Tax-Deferred Cash Out
Sale of Dental Practice
We were approached by a CPA, representing a retiring dentist who was anticipating a large capital gains tax that would have to be paid on the sale of his dental practice. The CPA wanted to know if there was a way to mitigate the tax burden while providing some liquidity.
Facts and Circumstances
The dentist had lined up a buyer for his practice, and was in contract to receive $2,450,000, after selling costs. 85% would be received at closing and another 15% the following year, contingent upon performance of the practice.
The accountant estimated the capital gain at $1.4 million, which would end up costing his client about $500,000 in capital gains tax.
We recommended a tax-deferred cash out, in which the practice would be sold first to a dealer under a long term (30 year) installment note, with interest-only payments for 30 years followed by a final payment from the dealer of principal. This transaction would defer the capital gains tax under Sec. 453 of the Internal Revenue Code. The dealer would immediately resell the practice to the originally intended end-buyer for cash, and that buyer would be unaffected by the intermediate sale to the dealer. All the terms and conditions arranged under the purchase and sale agreement would continue after the sale by the dealer to the end buyer.
Simultaneously, the dentist would be introduced to a third-party private lender who is willing to lend the dentist an amount equal to 95% of the net sales proceeds from the sale of the dental practice, less approximately 1.5% in loan fees and prepaid interest collected at closing. The net loan proceeds would then be 93.5% of the net amount received from the sale.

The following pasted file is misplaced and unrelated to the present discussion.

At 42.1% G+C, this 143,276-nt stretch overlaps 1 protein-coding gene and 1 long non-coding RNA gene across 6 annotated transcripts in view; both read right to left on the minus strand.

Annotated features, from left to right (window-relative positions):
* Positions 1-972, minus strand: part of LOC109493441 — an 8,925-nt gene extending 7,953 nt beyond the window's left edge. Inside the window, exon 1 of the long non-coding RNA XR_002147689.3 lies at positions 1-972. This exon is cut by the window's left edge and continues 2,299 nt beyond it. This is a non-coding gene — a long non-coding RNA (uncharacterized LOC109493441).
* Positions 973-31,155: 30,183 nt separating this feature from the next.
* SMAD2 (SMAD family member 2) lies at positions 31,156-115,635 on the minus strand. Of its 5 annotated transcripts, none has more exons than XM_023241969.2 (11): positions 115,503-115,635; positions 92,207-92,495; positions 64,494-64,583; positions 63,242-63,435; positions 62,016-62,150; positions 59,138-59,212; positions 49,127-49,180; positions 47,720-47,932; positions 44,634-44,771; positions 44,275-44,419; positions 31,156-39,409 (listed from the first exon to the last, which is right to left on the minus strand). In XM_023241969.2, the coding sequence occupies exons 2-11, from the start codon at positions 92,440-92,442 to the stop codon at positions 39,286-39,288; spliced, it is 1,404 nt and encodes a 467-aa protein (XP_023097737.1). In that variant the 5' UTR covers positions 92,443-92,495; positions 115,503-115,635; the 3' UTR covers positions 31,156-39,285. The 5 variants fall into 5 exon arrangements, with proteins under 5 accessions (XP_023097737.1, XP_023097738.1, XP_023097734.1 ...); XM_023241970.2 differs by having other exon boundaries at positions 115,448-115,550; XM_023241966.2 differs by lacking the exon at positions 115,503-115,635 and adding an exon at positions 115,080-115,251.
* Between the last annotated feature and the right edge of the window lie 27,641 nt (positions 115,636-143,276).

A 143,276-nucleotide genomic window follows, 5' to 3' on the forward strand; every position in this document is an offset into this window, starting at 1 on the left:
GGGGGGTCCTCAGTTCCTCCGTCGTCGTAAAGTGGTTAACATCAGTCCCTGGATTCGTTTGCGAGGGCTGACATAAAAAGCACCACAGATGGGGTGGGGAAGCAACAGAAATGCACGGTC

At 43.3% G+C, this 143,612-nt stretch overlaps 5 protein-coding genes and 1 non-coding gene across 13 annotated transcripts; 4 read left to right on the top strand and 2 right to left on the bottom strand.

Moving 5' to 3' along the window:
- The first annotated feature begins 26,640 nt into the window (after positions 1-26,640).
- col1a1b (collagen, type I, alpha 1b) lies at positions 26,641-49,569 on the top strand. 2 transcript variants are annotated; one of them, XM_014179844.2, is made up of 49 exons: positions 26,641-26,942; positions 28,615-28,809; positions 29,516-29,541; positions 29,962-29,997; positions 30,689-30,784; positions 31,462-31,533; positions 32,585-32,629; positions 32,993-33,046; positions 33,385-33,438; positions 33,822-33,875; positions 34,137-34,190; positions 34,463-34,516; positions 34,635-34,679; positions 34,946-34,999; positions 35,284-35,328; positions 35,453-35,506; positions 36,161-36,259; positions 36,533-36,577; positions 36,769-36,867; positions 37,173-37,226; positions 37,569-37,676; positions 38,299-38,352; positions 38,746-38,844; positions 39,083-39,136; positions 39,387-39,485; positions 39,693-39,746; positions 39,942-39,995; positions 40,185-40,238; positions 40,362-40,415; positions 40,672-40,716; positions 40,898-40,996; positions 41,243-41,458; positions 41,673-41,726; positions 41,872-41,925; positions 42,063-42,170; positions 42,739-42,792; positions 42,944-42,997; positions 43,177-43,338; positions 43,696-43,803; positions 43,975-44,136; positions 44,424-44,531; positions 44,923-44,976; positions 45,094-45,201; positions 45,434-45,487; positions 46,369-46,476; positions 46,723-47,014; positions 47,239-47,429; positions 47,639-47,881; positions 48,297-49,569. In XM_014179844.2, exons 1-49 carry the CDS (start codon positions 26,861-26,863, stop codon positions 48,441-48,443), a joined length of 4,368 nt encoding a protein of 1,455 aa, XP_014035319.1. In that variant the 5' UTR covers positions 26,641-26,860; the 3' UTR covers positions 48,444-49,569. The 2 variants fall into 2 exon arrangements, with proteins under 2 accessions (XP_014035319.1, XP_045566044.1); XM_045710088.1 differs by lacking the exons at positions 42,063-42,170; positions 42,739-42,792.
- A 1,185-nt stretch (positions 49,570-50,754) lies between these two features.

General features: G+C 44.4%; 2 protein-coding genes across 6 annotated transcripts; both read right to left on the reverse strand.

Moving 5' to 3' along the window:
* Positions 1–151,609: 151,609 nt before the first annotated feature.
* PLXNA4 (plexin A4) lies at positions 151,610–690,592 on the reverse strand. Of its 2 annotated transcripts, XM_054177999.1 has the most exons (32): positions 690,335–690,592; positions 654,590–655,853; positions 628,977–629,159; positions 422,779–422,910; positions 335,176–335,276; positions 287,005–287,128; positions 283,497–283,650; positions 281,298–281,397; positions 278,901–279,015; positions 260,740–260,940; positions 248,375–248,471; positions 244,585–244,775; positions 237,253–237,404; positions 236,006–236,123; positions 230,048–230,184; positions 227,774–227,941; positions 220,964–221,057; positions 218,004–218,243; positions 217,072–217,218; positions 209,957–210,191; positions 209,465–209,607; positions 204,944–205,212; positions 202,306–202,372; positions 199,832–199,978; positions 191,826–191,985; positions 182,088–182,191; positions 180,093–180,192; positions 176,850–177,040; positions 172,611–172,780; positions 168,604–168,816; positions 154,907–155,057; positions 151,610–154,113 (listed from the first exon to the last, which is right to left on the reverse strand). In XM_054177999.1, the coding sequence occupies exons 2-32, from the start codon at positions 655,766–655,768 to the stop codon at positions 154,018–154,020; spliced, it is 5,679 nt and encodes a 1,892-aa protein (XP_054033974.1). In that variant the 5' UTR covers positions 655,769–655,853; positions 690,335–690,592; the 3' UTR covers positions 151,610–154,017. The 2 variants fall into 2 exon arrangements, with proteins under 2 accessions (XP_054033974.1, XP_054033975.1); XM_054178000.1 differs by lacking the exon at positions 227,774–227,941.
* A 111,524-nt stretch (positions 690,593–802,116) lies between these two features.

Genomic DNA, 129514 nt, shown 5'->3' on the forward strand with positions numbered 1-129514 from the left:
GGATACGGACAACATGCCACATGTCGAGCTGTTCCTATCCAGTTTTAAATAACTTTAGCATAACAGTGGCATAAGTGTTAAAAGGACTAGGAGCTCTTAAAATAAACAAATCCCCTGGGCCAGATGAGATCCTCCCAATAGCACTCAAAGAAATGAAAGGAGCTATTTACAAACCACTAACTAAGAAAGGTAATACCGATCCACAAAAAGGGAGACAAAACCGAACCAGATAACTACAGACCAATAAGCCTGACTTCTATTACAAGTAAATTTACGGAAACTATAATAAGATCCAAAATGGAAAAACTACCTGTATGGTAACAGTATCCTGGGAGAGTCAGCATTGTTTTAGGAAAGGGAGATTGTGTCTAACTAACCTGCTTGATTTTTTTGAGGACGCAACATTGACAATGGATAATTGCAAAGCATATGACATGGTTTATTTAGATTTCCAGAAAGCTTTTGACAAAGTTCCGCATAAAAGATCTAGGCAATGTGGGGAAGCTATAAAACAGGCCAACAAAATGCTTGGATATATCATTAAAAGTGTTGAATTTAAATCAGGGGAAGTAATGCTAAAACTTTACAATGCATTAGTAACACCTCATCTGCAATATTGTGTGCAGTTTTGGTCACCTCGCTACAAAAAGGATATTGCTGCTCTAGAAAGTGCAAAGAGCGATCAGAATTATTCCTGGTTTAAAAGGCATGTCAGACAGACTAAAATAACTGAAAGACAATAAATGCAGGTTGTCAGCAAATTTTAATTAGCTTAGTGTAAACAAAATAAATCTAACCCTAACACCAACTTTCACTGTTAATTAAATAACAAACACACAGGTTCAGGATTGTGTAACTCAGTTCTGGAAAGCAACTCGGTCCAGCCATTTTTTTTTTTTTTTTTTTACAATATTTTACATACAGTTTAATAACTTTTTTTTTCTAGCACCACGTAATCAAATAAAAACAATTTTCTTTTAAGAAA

The monthly payments received from the dealer would be equal to the monthly payments made to the lender, and the final balloon payments at the end of 30 years also would be equal and offsetting in amount.
The loan agreement protects the seller, who also becomes a borrower, by waiving payments to the lender in the event that the dealer stops making payments to the seller under the installment sale agreement.
After consulting with his CPA and attorney, the dentist decided to go ahead and sell his dental practice using the tax-deferred cash out.
Since all the monthly payments and final balloon payments offset each other, the only net cash flows the dentist experienced were the loan proceeds received up front (a cash amount equal to 93.5% of the net sales proceeds) and the eventual requirement to pay the capital gains tax when it comes due at the end of 30 years.
The dentist was able to take the additional money from the sale received up front (due to deferral of capital gains tax) and invest it in his retirement fund. The loan funds received were approximately 6.5% less than the net sales amount (due to the loan being limited to a net amount of 93.5%) but the resulting loan proceeds were still $340,750 more than he would have received if he had not utilized the tax-deferred cash out. The dentist (and/or his estate) can enjoy the investment returns on those additional funds for 30 years, which should provide ample time to accumulate enough additional principal to vastly outweigh the tax burden, now deferred for 30 years.
How to Defer Capital Gains Tax for 30 Years
Simultaneously Obtain Cash
Equal to 93.5% of Your Net Sales Proceeds